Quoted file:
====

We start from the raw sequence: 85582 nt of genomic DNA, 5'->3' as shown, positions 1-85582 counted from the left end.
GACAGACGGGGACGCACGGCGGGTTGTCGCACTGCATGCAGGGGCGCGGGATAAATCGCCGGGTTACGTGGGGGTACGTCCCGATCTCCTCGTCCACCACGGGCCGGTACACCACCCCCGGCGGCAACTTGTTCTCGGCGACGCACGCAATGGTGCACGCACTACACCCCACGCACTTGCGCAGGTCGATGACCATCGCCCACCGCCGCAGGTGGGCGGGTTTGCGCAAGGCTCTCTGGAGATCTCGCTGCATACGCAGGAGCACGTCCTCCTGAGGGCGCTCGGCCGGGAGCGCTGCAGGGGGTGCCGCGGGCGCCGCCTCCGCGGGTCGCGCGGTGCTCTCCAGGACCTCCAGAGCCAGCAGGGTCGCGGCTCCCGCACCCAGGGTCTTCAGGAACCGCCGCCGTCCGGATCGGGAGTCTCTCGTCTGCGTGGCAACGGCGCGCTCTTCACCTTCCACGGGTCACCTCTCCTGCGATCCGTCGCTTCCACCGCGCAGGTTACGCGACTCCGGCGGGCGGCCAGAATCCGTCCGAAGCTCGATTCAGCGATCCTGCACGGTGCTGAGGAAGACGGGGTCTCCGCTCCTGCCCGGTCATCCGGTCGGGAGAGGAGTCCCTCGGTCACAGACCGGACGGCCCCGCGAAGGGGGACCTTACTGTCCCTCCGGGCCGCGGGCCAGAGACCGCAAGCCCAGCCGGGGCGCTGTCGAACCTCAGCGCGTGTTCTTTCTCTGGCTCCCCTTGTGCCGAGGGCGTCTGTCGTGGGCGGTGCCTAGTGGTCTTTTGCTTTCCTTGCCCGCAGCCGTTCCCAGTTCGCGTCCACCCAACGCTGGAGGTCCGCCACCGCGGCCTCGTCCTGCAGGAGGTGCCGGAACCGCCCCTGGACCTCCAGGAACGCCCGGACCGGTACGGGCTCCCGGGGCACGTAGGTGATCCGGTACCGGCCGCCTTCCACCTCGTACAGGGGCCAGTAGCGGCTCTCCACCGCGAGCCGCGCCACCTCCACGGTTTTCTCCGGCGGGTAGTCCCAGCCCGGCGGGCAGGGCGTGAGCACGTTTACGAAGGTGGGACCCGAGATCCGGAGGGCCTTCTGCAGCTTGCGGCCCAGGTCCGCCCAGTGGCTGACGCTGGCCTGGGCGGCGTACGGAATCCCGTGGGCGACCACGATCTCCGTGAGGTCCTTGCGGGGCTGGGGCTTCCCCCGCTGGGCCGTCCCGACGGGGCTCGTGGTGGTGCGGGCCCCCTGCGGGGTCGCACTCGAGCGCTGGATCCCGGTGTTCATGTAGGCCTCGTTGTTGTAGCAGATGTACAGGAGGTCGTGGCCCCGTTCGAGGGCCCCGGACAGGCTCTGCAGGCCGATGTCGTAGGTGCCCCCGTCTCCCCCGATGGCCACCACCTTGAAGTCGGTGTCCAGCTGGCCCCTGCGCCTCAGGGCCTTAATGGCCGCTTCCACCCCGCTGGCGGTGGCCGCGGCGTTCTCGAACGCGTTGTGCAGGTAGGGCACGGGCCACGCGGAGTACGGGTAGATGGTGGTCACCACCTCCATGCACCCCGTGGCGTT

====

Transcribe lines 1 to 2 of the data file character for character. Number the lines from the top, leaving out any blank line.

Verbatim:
We start from the raw sequence: 85582 nt of genomic DNA, 5'->3' as shown, positions 1-85582 counted from the left end.
GACAGACGGGGACGCACGGCGGGTTGTCGCACTGCATGCAGGGGCGCGGGATAAATCGCCGGGTTACGTGGGGGTACGTCCCGATCTCCTCGTCCACCACGGGCCGGTACACCACCCCCGGCGGCAACTTGTTCTCGGCGACGCACGCAATGGTGCACGCACTACACCCCACGCACTTGCGCAGGTCGATGACCATCGCCCACCGCCGCAGGTGGGCGGGTTTGCGCAAGGCTCTCTGGAGATCTCGCTGCATACGCAGGAGCACGTCCTCCTGAGGGCGCTCGGCCGGGAGCGCTGCAGGGGGTGCCGCGGGCGCCGCCTCCGCGGGTCGCGCGGTGCTCTCCAGGACCTCCAGAGCCAGCAGGGTCGCGGCTCCCGCACCCAGGGTCTTCAGGAACCGCCGCCGTCCGGATCGGGAGTCTCTCGTCTGCGTGGCAACGGCGCGCTCTTCACCTTCCACGGGTCACCTCTCCTGCGATCCGTCGCTTCCACCGCGCAGGTTACGCGACTCCGGCGGGCGGCCAGAATCCGTCCGAAGCTCGATTCAGCGATCCTGCACGGTGCTGAGGAAGACGGGGTCTCCGCTCCTGCCCGGTCATCCGGTCGGGAGAGGAGTCCCTCGGTCACAGACCGGACGGCCCCGCGAAGGGGGACCTTACTGTCCCTCCGGGCCGCGGGCCAGAGACCGCAAGCCCAGCCGGGGCGCTGTCGAACCTCAGCGCGTGTTCTTTCTCTGGCTCCCCTTGTGCCGAGGGCGTCTGTCGTGGGCGGTGCCTAGTGGTCTTTTGCTTTCCTTGCCCGCAGCCGTTCCCAGTTCGCGTCCACCCAACGCTGGAGGTCCGCCACCGCGGCCTCGTCCTGCAGGAGGTGCCGGAACCGCCCCTGGACCTCCAGGAACGCCCGGACCGGTACGGGCTCCCGGGGCACGTAGGTGATCCGGTACCGGCCGCCTTCCACCTCGTACAGGGGCCAGTAGCGGCTCTCCACCGCGAGCCGCGCCACCTCCACGGTTTTCTCCGGCGGGTAGTCCCAGCCCGGCGGGCAGGGCGTGAGCACGTTTACGAAGGTGGGACCCGAGATCCGGAGGGCCTTCTGCAGCTTGCGGCCCAGGTCCGCCCAGTGGCTGACGCTGGCCTGGGCGGCGTACGGAATCCCGTGGGCGACCACGATCTCCGTGAGGTCCTTGCGGGGCTGGGGCTTCCCCCGCTGGGCCGTCCCGACGGGGCTCGTGGTGGTGCGGGCCCCCTGCGGGGTCGCACTCGAGCGCTGGATCCCGGTGTTCATGTAGGCCTCGTTGTTGTAGCAGATGTACAGGAGGTCGTGGCCCCGTTCGAGGGCCCCGGACAGGCTCTGCAGGCCGATGTCGTAGGTGCCCCCGTCTCCCCCGATGGCCACCACCTTGAAGTCGGTGTCCAGCTGGCCCCTGCGCCTCAGGGCCTTAATGGCCGCTTCCACCCCGCTGGCGGTGGCCGCGGCGTTCTCGAACGCGTTGTGCAGGTAGGGCACGGGCCACGCGGAGTACGGGTAGATGGTGGTCACCACCTCCATGCACCCCGTGGCGTT